I talk to a lot of schools about their strategy when it comes to data and there are a couple common approaches I’ve seen.
- Option #1 is usually: “We’ve got a bunch of different systems and someone will be in charge of creating spreadsheets to help us answer the highest priority questions.” It’s a modest approach and a reasonable prototype for what you’d actually want. And it’ll get you something usable as long as you have a spreadsheet wizard or two on your team and can deal with lagging data, potential for errors in formulas, and the time/resource requirement to create the reports.
- Option #2 is more ambitious and usually seen in bigger districts. It involves building pipes between all those different systems to pull all the important data into a data warehouse. CIO/CTO-types tend to like this approach because it gives them the theoretical ability to swap out one system for another (although ‘swap’ makes it seems far easier than it ever would be in real life). Plus it allows for the reality that instructional teams often make decisions without involving the tech folks. The worst case scenario here, besides the ongoing maintenance costs, is that it relies on each of your individual apps to have good APIs which decision-makers don’t always pay attention to in the selection process.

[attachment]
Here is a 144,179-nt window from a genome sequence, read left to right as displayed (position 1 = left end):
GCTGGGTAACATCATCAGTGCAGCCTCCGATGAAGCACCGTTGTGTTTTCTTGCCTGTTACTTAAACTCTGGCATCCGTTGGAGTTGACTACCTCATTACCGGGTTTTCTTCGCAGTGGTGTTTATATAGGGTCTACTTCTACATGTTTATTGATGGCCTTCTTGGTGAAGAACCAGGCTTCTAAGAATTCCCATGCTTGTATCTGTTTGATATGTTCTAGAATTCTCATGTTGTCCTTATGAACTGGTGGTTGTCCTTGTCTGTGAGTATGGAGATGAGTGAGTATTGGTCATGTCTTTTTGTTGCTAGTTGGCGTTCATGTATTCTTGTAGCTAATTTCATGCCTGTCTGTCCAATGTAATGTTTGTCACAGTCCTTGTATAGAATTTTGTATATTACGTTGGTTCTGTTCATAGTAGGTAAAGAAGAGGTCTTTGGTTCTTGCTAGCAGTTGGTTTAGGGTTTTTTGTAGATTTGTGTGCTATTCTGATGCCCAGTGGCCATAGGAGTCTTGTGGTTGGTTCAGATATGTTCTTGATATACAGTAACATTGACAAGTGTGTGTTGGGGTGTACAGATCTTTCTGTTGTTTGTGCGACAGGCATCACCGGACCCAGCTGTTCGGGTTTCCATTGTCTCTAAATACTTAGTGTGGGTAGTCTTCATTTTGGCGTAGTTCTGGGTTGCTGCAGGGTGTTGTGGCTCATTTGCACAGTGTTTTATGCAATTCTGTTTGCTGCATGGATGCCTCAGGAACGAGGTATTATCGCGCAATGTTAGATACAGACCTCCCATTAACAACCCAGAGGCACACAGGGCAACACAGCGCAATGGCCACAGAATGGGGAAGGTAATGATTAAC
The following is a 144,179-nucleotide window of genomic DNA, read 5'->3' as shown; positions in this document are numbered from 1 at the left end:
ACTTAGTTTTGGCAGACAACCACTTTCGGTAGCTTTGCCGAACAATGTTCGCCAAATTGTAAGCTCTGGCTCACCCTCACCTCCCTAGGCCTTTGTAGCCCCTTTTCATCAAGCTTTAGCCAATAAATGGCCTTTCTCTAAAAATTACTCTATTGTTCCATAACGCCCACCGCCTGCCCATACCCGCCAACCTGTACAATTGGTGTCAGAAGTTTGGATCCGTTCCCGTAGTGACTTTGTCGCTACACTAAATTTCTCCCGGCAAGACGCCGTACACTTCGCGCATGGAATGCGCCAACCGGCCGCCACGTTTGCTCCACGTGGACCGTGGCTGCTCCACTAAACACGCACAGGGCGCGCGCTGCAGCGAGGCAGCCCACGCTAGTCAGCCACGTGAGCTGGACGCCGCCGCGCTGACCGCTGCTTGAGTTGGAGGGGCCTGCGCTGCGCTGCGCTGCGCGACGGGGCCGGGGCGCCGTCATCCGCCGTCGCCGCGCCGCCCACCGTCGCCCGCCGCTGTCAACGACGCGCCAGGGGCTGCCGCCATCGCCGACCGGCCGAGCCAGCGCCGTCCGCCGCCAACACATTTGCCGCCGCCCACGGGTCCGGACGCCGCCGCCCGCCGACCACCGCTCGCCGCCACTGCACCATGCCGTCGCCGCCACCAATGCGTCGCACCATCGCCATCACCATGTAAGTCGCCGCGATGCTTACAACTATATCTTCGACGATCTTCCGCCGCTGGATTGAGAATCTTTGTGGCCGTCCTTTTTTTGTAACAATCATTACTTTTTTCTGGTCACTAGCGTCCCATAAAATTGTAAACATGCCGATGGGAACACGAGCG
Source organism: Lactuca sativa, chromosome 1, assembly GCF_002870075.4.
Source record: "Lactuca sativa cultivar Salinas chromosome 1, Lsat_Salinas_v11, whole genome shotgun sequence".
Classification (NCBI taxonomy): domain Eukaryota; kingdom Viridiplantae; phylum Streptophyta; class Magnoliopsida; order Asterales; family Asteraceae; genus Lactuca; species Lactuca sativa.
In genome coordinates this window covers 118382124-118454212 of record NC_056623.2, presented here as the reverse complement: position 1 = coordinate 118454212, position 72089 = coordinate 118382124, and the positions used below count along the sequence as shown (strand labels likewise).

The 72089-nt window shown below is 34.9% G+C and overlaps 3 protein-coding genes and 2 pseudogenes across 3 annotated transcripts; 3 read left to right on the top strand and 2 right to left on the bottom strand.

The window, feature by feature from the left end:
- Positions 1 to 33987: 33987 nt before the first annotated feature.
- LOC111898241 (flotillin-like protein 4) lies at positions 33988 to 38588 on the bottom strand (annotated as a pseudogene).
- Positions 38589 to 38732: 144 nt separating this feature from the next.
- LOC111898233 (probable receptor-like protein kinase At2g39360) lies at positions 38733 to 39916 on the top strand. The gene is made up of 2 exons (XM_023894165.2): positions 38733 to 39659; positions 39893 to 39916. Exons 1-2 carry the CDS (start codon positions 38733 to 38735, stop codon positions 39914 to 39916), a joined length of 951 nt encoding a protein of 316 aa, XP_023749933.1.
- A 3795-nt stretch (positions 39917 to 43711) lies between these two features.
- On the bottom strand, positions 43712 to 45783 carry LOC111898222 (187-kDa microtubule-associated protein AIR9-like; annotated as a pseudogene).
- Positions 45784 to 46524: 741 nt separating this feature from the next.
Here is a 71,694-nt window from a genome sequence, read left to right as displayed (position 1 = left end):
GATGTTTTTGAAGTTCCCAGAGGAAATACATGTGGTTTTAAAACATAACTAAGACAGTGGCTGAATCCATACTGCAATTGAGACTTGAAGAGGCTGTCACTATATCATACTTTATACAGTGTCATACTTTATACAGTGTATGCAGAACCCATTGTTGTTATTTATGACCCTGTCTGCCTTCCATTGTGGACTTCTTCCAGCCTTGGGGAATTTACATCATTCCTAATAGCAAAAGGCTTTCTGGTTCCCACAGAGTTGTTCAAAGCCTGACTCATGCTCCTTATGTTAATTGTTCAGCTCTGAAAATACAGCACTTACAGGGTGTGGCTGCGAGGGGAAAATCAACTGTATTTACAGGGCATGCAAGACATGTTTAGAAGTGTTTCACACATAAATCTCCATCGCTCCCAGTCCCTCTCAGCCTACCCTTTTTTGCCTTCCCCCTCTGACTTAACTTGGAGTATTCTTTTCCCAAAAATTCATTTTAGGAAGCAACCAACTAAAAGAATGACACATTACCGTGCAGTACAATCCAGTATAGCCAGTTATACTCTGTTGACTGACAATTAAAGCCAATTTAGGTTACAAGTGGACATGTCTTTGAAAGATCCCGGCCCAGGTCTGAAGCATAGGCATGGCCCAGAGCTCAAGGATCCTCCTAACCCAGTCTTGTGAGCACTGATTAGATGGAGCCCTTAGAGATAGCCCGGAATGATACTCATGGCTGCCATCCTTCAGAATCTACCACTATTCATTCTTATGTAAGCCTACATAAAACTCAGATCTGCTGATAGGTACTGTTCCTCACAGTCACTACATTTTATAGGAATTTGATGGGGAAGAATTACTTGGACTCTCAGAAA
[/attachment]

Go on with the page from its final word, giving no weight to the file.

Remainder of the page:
I hear about this problem all the time from other organizations too. Non-profits I’ve volunteered for (or am on the board of) frequently show me a pile of spreadsheets and say, “how do we cheaply and easily merge all these datasets from our different locations to manage our day-to-day and to drive insights?”
My answer is always, “You can’t. Not cheaply anyway.” The reason is that building all that plumbing is expensive in software just like it is in your house!
Any homeowner knows that anything involving a plumber is going to be expensive. Unfortunately most people don’t have the same instincts for keeping their digital house. The only real solution is to think hard about what the core of your technology architecture is going to be and to ask tough questions before adding new systems.